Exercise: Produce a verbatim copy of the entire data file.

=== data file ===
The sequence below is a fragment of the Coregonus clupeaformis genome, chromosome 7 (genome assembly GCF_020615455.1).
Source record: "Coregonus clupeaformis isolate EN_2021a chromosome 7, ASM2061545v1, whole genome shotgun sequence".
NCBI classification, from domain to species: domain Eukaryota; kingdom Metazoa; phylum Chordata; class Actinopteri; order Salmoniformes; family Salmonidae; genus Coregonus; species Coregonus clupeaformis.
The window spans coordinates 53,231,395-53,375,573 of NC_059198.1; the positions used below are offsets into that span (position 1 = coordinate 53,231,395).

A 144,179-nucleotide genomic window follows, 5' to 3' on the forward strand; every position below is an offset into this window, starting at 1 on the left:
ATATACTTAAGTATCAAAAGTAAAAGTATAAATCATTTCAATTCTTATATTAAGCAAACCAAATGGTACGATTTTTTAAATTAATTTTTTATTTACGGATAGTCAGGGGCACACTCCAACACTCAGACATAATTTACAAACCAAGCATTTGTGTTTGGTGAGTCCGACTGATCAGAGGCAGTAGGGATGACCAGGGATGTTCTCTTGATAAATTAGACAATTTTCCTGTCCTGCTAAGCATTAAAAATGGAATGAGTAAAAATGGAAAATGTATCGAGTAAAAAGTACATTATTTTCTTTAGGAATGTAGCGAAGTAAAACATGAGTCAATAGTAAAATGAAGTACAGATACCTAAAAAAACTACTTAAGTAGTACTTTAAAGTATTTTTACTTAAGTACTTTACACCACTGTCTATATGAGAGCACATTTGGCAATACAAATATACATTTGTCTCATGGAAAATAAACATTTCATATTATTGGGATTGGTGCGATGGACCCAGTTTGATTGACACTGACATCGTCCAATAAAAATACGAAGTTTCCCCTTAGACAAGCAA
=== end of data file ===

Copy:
The sequence below is a fragment of the Coregonus clupeaformis genome, chromosome 7 (genome assembly GCF_020615455.1).
Source record: "Coregonus clupeaformis isolate EN_2021a chromosome 7, ASM2061545v1, whole genome shotgun sequence".
NCBI classification, from domain to species: domain Eukaryota; kingdom Metazoa; phylum Chordata; class Actinopteri; order Salmoniformes; family Salmonidae; genus Coregonus; species Coregonus clupeaformis.
The window spans coordinates 53,231,395-53,375,573 of NC_059198.1; the positions used below are offsets into that span (position 1 = coordinate 53,231,395).

A 144,179-nucleotide genomic window follows, 5' to 3' on the forward strand; every position below is an offset into this window, starting at 1 on the left:
ATATACTTAAGTATCAAAAGTAAAAGTATAAATCATTTCAATTCTTATATTAAGCAAACCAAATGGTACGATTTTTTAAATTAATTTTTTATTTACGGATAGTCAGGGGCACACTCCAACACTCAGACATAATTTACAAACCAAGCATTTGTGTTTGGTGAGTCCGACTGATCAGAGGCAGTAGGGATGACCAGGGATGTTCTCTTGATAAATTAGACAATTTTCCTGTCCTGCTAAGCATTAAAAATGGAATGAGTAAAAATGGAAAATGTATCGAGTAAAAAGTACATTATTTTCTTTAGGAATGTAGCGAAGTAAAACATGAGTCAATAGTAAAATGAAGTACAGATACCTAAAAAAACTACTTAAGTAGTACTTTAAAGTATTTTTACTTAAGTACTTTACACCACTGTCTATATGAGAGCACATTTGGCAATACAAATATACATTTGTCTCATGGAAAATAAACATTTCATATTATTGGGATTGGTGCGATGGACCCAGTTTGATTGACACTGACATCGTCCAATAAAAATACGAAGTTTCCCCTTAGACAAGCAA